Collis versus Kinder Morgan
November 06th, 2014
SFU teacher and Talonbooks author Stephen Collis is a spokesperson for a group of land defenders who have disrupted survey work to protect parts of Burnaby Mountain, on unceded Coast Salish territories, against the Kinder Morgan Trans Mountain pipeline.
Kinder Morgan has served the conservationists and/or obstructionists with a $5.6 million dollar lawsuit. A legal defence fund has been created to support the legal costs for Stephen Collis, Adam Gold, Mia Nissen and Lynne Quarmby who are defending their rights to protest in hearings at the Supreme Court of B.C. this month. $40,000 was raised in just three days. The link from his publisher is Help them raise legal defence funds
“How, in a democracy, can someone be charged for occupying public land, and for speaking their mind freely?” says Collis, “Last I checked, Canada had a constitution. I believe I am allowed to speak freely about climate change, about our need to alter our course away from fossil fuels, and the need for a public movement against systemic threats to this planet. I do not believe corporations should be allowed to take this freedom away from me or anyone else.”
Stephen Collis teaches poetry, poetics, modernism and American literature at Simon Fraser University. His collection On the Material (2010) is described as a meditation on language, geography, socio-economics and the body. It received the Dorothy Livesay Poetry Prize in 2011.
As a descendant of Scottish coal miners who came to Vancouver Island in the late 1800s, poet Stephen Collis first wrote Mine (New Star, 2001), a reconstruction of the early history of the B.C. coal industry. It was followed by Anarchive (New Star, 2005), an investigation into the connection between anarchy and poetry, partially inspired by the Spanish Civil War.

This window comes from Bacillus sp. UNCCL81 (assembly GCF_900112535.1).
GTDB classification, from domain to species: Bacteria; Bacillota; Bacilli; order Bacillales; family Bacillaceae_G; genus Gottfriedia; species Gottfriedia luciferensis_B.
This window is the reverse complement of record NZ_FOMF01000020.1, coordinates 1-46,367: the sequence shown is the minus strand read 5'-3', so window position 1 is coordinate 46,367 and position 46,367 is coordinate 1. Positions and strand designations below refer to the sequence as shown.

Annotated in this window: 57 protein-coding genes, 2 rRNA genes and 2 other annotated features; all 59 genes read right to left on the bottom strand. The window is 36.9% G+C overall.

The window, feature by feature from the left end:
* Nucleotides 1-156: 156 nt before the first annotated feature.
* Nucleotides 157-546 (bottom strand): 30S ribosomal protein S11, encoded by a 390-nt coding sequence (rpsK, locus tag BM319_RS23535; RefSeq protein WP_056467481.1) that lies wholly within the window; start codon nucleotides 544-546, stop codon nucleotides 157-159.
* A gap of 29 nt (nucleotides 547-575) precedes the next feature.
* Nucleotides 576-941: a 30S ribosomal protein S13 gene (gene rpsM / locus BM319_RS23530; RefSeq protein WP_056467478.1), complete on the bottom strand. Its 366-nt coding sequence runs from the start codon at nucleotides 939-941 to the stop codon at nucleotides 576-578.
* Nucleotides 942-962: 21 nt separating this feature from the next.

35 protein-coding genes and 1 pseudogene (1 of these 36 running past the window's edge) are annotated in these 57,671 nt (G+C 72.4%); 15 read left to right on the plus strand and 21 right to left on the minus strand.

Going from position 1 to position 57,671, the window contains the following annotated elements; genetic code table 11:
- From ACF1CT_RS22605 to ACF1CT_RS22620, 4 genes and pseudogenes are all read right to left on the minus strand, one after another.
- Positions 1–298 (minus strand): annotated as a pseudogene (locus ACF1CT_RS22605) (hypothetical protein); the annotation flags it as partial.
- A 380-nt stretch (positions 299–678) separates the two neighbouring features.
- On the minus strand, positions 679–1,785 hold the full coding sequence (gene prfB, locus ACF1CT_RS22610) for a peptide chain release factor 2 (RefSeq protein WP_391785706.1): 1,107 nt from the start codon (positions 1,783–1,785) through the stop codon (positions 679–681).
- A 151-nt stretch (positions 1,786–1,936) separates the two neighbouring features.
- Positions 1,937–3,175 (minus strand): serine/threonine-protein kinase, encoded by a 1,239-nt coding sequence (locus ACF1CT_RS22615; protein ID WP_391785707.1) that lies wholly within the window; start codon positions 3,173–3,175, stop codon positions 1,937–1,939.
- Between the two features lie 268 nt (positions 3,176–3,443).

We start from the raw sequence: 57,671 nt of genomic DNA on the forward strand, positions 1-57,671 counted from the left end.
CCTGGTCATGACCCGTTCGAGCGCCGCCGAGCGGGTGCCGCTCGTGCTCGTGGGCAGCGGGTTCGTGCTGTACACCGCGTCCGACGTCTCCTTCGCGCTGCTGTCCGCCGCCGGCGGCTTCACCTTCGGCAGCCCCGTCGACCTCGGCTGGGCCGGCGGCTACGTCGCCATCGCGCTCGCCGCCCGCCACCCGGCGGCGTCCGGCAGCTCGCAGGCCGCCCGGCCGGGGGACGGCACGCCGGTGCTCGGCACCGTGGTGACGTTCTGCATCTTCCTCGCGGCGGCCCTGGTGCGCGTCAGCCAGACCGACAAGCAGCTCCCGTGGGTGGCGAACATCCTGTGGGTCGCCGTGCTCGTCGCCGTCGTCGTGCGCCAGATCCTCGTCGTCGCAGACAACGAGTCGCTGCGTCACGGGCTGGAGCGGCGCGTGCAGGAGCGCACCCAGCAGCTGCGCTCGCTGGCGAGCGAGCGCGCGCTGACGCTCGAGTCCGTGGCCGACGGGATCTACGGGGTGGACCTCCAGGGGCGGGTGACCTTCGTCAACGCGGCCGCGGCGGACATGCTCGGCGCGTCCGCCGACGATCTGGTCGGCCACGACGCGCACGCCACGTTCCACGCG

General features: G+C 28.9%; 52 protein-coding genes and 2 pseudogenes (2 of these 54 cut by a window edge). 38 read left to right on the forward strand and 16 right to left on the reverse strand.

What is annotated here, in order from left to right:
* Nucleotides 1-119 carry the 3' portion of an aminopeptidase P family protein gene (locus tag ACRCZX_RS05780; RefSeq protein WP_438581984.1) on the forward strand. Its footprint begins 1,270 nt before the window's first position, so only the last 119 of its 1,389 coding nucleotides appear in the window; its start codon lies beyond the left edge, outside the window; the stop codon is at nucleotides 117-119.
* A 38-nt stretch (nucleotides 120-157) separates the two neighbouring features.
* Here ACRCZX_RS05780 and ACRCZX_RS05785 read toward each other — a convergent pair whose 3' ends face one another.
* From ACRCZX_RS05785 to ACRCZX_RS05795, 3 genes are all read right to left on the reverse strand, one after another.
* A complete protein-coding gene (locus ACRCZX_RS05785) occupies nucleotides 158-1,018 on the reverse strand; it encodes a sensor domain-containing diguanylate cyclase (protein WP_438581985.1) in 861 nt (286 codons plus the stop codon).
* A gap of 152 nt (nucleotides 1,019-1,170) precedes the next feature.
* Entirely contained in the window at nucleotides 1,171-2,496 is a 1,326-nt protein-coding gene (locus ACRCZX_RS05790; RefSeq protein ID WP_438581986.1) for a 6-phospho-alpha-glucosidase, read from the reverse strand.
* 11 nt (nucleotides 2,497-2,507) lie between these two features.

Collis wandered backwards in time even further for The Commons (Talonbooks 2008), an anarchy-inspired exploration of how commonly-held lands were essentially privatized in the English countryside. Amid the peasant revolts that failed to prevent the enclosure of land in the name of private ownership, Collis includes cameo appearances from the mad poet John Clare and back-to-the-land philosopher Henry David Thoreau.
Collins has also edited Companions & Horizons (2005), an anthology including the work of 41 poets associated with the university, in conjunction with SFU’s 40th birthday. “It’s interesting to see the poetry unique to SFU,” he said. “–a poetry that’s distinctly intellectual, investigative, erotic, emotional and yet playful.”
Collis’ critical study, Phyllis Webb and the Common Good (Talonbooks, 2007), examines Webb’s work in relation to 20th century poetics and social movements.
To the Barricades (Talon 2013) looks at the shifting strategies of revolt and protest in contemporary social justice campaigns such as the Occupy movement and Idle No More. It is described as a collection of social lyrics and serial explorations “to drive apathy from the field” and recover forgotten radical ideas.
Described as fiction in the tradition of Borges, Nabokov, and Bolaño, The Red Album (Book Thug 2013) in another work by Stephen Collis that examines historical authenticity and authority. “As the ghosts of social revolutions of the past are lifted from the soil in Catalonia, and a new revolution unfolds in South America,” the story is complicated by a growing maze of author/characters.
The Birth of Blue (Chapbook 1997)
Anima/lung (Chapbook 1998)
Mine (New Star 2001)
Anarchive (New Star 2005)
Companions & Horizons (2005). Editor.
Blackberries (Chapbook 2005)
Through the Words of Others: Susan Howe and Anarcho-Scholasticism (ELS Editions 2006)
Phyllis Webb and the Common Good (Talonbooks 2007) 978-0-88922-559-6 $24.95
The Commons (Talonbooks 2008) 978-0-88922-580-0 $16.95
On the Material (Talonbooks 2010) 0889226326 $17.95
To the Barricades (Talonbooks 2013) 978-0-88922-747-7 $16.95
The Red Album (Book Thug 2013) 9781927040652 $24